Eventually I learned there was a system. There was a minimum amount of structure that I could (had) to provide for teams to succeed. As long as I did that, they would always rock and roll. My job as a PM (and later SM) was to get obstacles out of the way, provided the most minimum amount of structure necessary, and watch the magic happen.

I didn’t have to be a genius to solve tough technology development problems. I just had to follow the system.

As a coach, when I explain these and other concepts like them to folks, many times I get the “crazy uncle” smile. Yes, Daniel, they say, of course it’s all that. (Meanwhile wondering how much I am billing and how did we get stuck with this nice, but misguided guy who thinks the world works on magic)

I think it’s one of those things you have to see to believe. Once you tackle a super-complex business problem using simple tools, you realize you can do this over and over again. Just trust the system. Once you see a team solve a ton of development problems while delivering a product the customer wants, you realize you can do this over and over again. Just trust the system.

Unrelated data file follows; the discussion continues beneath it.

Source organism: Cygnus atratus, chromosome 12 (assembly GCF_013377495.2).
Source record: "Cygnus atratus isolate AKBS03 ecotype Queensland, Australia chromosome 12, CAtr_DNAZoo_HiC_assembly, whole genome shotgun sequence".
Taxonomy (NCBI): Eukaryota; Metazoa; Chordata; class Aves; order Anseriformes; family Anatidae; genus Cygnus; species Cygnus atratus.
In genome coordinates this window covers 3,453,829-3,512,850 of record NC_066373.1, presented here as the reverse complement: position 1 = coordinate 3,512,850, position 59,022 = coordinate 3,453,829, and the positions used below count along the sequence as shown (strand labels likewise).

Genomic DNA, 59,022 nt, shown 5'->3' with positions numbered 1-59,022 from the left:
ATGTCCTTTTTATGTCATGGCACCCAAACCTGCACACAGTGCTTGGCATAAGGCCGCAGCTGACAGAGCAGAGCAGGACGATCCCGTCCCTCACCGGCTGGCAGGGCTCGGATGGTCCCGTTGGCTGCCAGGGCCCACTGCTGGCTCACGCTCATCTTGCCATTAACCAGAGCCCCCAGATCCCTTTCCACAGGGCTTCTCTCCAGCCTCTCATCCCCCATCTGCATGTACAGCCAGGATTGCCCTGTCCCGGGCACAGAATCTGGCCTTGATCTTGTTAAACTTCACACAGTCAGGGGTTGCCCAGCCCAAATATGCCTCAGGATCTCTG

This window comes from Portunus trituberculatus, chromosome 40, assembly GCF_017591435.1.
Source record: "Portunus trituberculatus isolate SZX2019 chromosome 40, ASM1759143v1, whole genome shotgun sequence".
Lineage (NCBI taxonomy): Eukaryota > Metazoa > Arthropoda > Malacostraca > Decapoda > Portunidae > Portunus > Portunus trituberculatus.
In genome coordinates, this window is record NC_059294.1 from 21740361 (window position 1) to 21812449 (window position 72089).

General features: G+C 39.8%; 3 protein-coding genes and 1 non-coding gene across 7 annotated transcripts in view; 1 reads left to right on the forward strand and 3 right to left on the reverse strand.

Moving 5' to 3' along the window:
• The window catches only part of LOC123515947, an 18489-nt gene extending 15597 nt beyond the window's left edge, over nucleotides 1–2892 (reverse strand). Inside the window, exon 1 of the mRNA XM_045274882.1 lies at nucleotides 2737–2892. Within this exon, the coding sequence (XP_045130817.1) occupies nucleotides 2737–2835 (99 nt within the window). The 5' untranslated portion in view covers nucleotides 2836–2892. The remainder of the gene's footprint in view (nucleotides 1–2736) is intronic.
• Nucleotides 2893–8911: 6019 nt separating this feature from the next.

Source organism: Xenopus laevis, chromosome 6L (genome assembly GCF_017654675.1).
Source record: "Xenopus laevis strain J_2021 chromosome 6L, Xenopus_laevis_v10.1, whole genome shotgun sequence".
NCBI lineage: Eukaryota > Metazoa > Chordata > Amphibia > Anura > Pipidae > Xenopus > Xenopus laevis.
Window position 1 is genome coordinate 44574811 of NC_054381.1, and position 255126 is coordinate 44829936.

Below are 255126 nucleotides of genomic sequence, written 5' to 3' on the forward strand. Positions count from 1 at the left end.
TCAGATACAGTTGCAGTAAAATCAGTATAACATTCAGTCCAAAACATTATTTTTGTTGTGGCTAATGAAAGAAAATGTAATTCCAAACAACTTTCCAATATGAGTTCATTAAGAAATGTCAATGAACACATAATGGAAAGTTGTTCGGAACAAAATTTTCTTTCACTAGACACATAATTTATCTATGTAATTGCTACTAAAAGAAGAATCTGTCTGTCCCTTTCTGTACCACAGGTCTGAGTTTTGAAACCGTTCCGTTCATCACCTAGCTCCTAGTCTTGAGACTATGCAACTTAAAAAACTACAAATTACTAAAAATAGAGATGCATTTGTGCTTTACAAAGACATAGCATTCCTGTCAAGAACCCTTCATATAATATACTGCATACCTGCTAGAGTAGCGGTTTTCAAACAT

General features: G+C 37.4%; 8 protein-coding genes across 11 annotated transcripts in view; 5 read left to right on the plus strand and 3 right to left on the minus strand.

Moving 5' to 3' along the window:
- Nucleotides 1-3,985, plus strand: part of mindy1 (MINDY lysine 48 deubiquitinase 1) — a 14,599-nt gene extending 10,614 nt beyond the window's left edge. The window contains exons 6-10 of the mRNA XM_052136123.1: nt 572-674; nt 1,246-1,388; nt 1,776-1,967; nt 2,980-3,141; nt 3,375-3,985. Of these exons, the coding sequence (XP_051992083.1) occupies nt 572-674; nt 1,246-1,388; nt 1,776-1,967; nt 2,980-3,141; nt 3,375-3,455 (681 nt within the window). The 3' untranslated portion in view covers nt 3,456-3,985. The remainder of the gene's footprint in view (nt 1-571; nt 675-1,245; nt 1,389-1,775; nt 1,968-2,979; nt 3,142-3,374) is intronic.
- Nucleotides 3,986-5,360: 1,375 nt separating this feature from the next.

Yes, we take this too far. Sometimes people don’t really understand that there is a balance between structure and chaos. Sometimes they want to say silly things like “It’s emergent” to describe conversations and processes they don’t understand. When you see the magician do a few tricks, you might start thinking he can do anything. He cannot.

But most people have the opposite problem. They come from school, where you had to understand the complete problem and solution to get a grade. They want to do well where they are, so they want to be able to describe just how each piece of the process works to create a solution. It is completely counter-intuitive to think that by doing simple things in a system, you can achieve enormously complex goals. But for many of the really cool things in life, that’s how it works.

Trust the system.

Share
If you've read this far and you're interested in Agile, you should take my No-frills Agile Tune-up Email Course, and follow me on Twitter.

Dear Future

Dear Future,

I thought it was important to write this to you because no doubt many of you will wonder what happened to technology between the years of 2000 and 2015. How did something with so much promise turn into a tool to monitor and control the population?